To support the specified construction sequence, PERI’s engineers designed two carriages which enabled the site team to cast the walls and roof slab simultaneously, ultimately accelerating the programme. This comprised four units in total, two for the wall and two for the roof.
The carriages are designed to reduce material, manual labour and cranage as the main operations such as striking, positioning and travelling are completed hydraulically.
The wall forms are built from special modular steel panels. Each set is designed to build 20m-long and 7.5m-high walls.
The panels are suspended from a carriage which is designed using off-the-shelf components from PERI’s VARIOKIT range, with some specially fabricated connection parts. VARIOKIT rails provided additional support for the formwork, reducing through ties to less than half the quantity required in a traditional panel system.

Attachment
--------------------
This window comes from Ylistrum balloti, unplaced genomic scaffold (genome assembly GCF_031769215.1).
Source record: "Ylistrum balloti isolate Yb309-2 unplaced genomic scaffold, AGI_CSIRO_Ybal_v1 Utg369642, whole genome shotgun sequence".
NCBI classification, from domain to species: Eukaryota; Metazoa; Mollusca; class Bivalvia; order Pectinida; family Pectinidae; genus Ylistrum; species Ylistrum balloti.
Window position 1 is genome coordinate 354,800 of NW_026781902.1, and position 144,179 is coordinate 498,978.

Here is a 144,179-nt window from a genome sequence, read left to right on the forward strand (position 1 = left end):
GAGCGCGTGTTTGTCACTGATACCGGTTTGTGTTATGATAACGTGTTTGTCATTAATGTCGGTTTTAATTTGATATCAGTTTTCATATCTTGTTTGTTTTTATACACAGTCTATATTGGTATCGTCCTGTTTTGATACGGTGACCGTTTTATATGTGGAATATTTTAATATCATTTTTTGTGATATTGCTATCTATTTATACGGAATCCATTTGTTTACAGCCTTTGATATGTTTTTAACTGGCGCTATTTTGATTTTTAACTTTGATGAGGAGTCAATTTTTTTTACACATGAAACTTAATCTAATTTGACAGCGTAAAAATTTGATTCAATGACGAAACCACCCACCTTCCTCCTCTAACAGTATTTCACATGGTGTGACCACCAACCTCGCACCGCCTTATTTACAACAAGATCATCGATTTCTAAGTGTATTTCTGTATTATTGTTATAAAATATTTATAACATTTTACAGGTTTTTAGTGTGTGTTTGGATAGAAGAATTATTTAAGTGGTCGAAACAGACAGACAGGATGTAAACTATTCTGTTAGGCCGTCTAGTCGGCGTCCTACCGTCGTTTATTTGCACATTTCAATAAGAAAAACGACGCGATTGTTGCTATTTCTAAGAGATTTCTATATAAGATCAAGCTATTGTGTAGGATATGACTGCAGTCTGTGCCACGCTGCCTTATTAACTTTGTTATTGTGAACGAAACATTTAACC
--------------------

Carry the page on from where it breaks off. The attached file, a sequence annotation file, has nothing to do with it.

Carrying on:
Hydraulic operations have replaced a lot of the falsework which would usually support a slab pour this deep. In addition to material, automation has also eliminated labour-intensive assembly and dismantling operations on this project, which would require multiple operatives working at height.
Following on from the installation of the roof traveller, the next steps will be pro-gressing the tunnel so all three elements – base slab, tunnel walls and roof slab progress concurrently without conflicting. Tunnel construction is expected to be completed by February 2025.
Special steel formwork was ideal for this project as the forms can be reused up to 30 times, so there is an obvious material-saving advantage in addition to time-savings, as panels do not need refacing unlike a plywood faced system would. We’re very pleased that we’ve been able to reduce material wastage and contribute to reduced carbon emissions, knowing that these steel panels can be reused for future projects without needing to be refaced.
Interested in how PERI can support your next project?
Call us on 01788 861600 to discuss your requirements further.